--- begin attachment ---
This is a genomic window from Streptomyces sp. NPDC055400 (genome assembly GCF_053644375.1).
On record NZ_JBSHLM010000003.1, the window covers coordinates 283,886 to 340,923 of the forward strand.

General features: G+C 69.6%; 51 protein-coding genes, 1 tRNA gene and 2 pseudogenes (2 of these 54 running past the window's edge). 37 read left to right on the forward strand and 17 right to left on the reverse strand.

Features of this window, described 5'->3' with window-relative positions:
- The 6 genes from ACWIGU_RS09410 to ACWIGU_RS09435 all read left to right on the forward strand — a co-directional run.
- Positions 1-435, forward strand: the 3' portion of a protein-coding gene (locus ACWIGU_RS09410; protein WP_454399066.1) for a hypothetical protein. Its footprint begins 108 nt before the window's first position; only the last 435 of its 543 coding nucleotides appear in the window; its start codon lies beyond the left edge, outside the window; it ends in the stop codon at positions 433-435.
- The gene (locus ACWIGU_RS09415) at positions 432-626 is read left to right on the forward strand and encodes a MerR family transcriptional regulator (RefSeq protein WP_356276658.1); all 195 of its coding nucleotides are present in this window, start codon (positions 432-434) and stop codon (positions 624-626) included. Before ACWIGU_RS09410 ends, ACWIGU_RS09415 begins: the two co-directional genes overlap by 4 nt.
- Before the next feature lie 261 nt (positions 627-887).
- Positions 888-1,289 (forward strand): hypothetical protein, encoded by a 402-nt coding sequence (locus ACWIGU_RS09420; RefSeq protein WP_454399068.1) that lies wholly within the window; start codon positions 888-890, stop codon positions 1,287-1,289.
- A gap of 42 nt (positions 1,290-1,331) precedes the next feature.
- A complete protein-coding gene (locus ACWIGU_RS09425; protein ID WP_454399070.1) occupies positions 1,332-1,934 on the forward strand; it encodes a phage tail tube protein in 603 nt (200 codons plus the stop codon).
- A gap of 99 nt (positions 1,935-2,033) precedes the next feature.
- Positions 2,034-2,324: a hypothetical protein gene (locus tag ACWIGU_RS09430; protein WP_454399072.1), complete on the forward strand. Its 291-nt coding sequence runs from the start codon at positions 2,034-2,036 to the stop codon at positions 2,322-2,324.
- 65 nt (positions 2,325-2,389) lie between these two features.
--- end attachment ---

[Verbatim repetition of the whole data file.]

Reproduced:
This is a genomic window from Streptomyces sp. NPDC055400 (genome assembly GCF_053644375.1).
On record NZ_JBSHLM010000003.1, the window covers coordinates 283,886 to 340,923 of the forward strand.

General features: G+C 69.6%; 51 protein-coding genes, 1 tRNA gene and 2 pseudogenes (2 of these 54 running past the window's edge). 37 read left to right on the forward strand and 17 right to left on the reverse strand.

Features of this window, described 5'->3' with window-relative positions:
- The 6 genes from ACWIGU_RS09410 to ACWIGU_RS09435 all read left to right on the forward strand — a co-directional run.
- Positions 1-435, forward strand: the 3' portion of a protein-coding gene (locus ACWIGU_RS09410; protein WP_454399066.1) for a hypothetical protein. Its footprint begins 108 nt before the window's first position; only the last 435 of its 543 coding nucleotides appear in the window; its start codon lies beyond the left edge, outside the window; it ends in the stop codon at positions 433-435.
- The gene (locus ACWIGU_RS09415) at positions 432-626 is read left to right on the forward strand and encodes a MerR family transcriptional regulator (RefSeq protein WP_356276658.1); all 195 of its coding nucleotides are present in this window, start codon (positions 432-434) and stop codon (positions 624-626) included. Before ACWIGU_RS09410 ends, ACWIGU_RS09415 begins: the two co-directional genes overlap by 4 nt.
- Before the next feature lie 261 nt (positions 627-887).
- Positions 888-1,289 (forward strand): hypothetical protein, encoded by a 402-nt coding sequence (locus ACWIGU_RS09420; RefSeq protein WP_454399068.1) that lies wholly within the window; start codon positions 888-890, stop codon positions 1,287-1,289.
- A gap of 42 nt (positions 1,290-1,331) precedes the next feature.
- A complete protein-coding gene (locus ACWIGU_RS09425; protein ID WP_454399070.1) occupies positions 1,332-1,934 on the forward strand; it encodes a phage tail tube protein in 603 nt (200 codons plus the stop codon).
- A gap of 99 nt (positions 1,935-2,033) precedes the next feature.
- Positions 2,034-2,324: a hypothetical protein gene (locus tag ACWIGU_RS09430; protein WP_454399072.1), complete on the forward strand. Its 291-nt coding sequence runs from the start codon at positions 2,034-2,036 to the stop codon at positions 2,322-2,324.
- 65 nt (positions 2,325-2,389) lie between these two features.